is a pioneer in the development of the commercial software industry, and is known within the industry as “the Father of Third Party Software.” He is also widely regarded as the inventor on the first software patent ever granted by the United States Patent and Trademark Office, U.S. Patent No. 3,380,029.
PBS Digital Studios profiled Goetz and his pursuit of the first software patent in the YouTube video below.
This article reviews the 50 years of controversy on software patents. Because there continues to be a cloud over computer-implemented inventions, the article makes the argument, through indisputable facts, that computer-implemented inventions are no different from inventions that have been patented since the beginning of the Patent System in 1790. Finally, the article reviews three innovative patented computer-implemented inventions and explains why the phrase “software patent” is meaningless.
the Courts have found it difficult to use the Mayo two-part test in the examination of a patent’s validity thus creating great uncertainty… One should not confuse the uncertainty of the complex U.S. patent system with the clarity of the Alice decision. There is no reason to believe any new legislation will provide any improvement in deciding what should, and what should not, be patentable.
Clearly, one does not get a patent on software or a computer program. Software, just like electronic circuits, or steam, or solar energy, or gears, or rubber bands — to name a few — is only a means to an end. Under the USPTO long time guidelines one receives a patent only if a) there is an invention b) if there is a proper Specification (an adequate disclosure to one skilled-in-the-art) and c) the so-called invention in the patent application is not abstract and not obvious.
Based on the Supreme Court decision and the Patent Office guidelines it is clear to me that the Alice Supreme Court decision is a major victory for patenting computer-implemented (software) inventions. When the Supreme Court unanimously agreed that the critical issue is whether there is an inventive concept (and not on how an invention is implemented) the Supreme Court finally ended the debate on whether computer-implemented inventions are patentable.
Certain things are obvious. It was obvious in the oral arguments that it was a challenge for both the Supreme Court judges and the lawyers to distinguish between abstract ideas, ideas, computer programs, technological innovations, patentable subject matter, and inventions. This confusion also showed up in the seven different written opinions of the judges in the Appeals Court review of this same case… Mr. Perry was wrong about word processing and e-mail. Providing a “technical solution to a then unmet problem” and providing a “technological advance” often does not constitute making an invention. That’s because with computers you can often make a technical advance that is obvious.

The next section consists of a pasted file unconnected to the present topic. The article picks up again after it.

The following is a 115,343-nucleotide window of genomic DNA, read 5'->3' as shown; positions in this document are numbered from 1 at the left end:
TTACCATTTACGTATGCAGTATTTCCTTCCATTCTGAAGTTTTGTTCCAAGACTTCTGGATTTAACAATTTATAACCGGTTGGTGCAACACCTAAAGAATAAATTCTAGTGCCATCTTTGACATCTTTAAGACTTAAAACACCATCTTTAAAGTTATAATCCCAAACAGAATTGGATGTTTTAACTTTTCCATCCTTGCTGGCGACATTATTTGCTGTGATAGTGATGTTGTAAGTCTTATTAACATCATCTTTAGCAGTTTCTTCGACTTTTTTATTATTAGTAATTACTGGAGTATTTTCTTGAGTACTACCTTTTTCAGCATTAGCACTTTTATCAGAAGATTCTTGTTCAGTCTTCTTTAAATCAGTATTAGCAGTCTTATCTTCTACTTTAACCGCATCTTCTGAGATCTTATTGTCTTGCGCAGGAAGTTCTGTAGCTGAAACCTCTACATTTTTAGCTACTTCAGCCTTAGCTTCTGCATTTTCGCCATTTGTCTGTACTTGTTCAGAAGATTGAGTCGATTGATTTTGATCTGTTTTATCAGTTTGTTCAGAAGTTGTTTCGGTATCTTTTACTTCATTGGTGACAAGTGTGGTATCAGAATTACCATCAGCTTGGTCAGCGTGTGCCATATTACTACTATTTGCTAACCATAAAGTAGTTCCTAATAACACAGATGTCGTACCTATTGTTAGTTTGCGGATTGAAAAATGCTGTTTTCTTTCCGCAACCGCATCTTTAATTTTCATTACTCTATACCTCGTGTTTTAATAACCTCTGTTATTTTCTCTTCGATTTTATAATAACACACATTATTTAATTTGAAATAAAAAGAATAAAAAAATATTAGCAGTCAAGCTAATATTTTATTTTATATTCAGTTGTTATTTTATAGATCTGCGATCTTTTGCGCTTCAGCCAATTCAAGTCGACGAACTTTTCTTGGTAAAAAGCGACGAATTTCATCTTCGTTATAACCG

By Martin Goetz, inventor on the first software patent granted by the USPTO: “Much of this negativism is based on the poor job the US patent examiners have done in weeding out those many patent applications where the so-called invention is just one of the almost infinite, but obvious, ways one can automate a manual or semi-automatic process or procedure. But there are also true inventions that use a computer as part, or all, of the implementation of the invention. There is no reason to throw out the baby with the bathwater. So it is of utmost importance that we examine the many falsehoods related to software patents.”
Article written by Martin Goetz… Over the years the term “software” has been terribly abused when a patent application has a computer in its specifications. We hear the terms abstract, ideas, laws of nature, mathematical algorithms when those against “software patents” argue their case. But true inventions — whether specified in hardware, software, solar power, gears, or what have you — must stand on their own two feet and meet the test of an invention as specified in the US Patent law. Additionally, the USPTO states that an invention is defined in its claims and not by its specification. Unfortunately, many USPTO examiners have been issuing patents for very questionable inventions that only computerize (or automate) a manual process or computerize a new, but obvious, use of a computer.